Generally, CA state jobs pay very little, at least at the beginning.  As you go higher in the salary steps, and higher in the grades, then the salaries, in my opinion, are too high for the work demanded, considering the 40 hour week and vacation amounts.  Basically, I think that, in 2021, $60k for a starting accountant is too low, but $140k for an accounting manager is too high, considering the work week is a flat 40 hours (no overtime) and 6 weeks vacation.  An accounting manager in the private sector making $140k would work WAY more than 40 hours per week, and not get 6 weeks vacation.  The salaries in question are for local CA governments; the state pays less, so your situation may be different.

Also, you are exempt from Social Security, so you'll save that amount from your paycheck.  Depending on the agency, you may a similar amount into the retirement plan.  To the degree that Calpers stays solvent, the state retirements are fantastic.  Further, you should be eligible for retiree healthcare at minimal cost.

Overall, if you're only taking a 25% pay cut, you're most likely to be way ahead of your current compensation, considering the benefits.  My wife gets crazy, gold-plated Kaiser plan ($10 copays, cheap prescriptions) through Calpers.  It won't cost you much.  Also, you may get 2.4% of your salary for each year of service in retirement.  This can be substantially more than Social Security, which you would have already from years of working regular jobs.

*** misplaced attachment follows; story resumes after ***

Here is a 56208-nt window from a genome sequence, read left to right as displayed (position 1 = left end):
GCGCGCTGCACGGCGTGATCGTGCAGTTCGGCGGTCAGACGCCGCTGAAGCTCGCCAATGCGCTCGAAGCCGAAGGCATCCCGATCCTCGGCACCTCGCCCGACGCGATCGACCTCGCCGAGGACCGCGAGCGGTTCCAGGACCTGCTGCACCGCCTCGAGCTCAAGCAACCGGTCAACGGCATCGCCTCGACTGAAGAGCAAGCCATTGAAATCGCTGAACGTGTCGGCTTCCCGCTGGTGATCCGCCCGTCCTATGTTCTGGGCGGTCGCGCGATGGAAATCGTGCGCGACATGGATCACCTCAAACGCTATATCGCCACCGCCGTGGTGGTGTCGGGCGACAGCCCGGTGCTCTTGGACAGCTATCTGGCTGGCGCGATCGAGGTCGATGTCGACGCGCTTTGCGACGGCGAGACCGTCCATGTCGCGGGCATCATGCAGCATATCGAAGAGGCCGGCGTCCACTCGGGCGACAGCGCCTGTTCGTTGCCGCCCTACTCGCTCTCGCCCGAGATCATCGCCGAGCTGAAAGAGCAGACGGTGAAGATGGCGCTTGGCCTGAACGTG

A downside, as you mention, is that the state is old-school with respect to working conditions.  Absent Covid, it's butts-in-seats from 8 AM to 5 PM, unless you're vouching PTO.  So you'll have to vouch 2 hours of PTO to go see the doctor.  On the other hand, you can expect the option to work a 9-80 shift, or go to 32 or 24 hours per week, but keep full benefits. 

Depending on your age, the stability of state employment can be a big benefit.  Ageism is real, and if you're pushing 50 you're likely to face serious unemployment, which isn't a factor in government.  A lot of government workers switch from the private sector as they get older, and start to hit ageism.


Ants

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Re: State job (California) - pay and benefits
« Reply #3 on: April 07, 2021, 10:25:18 AM »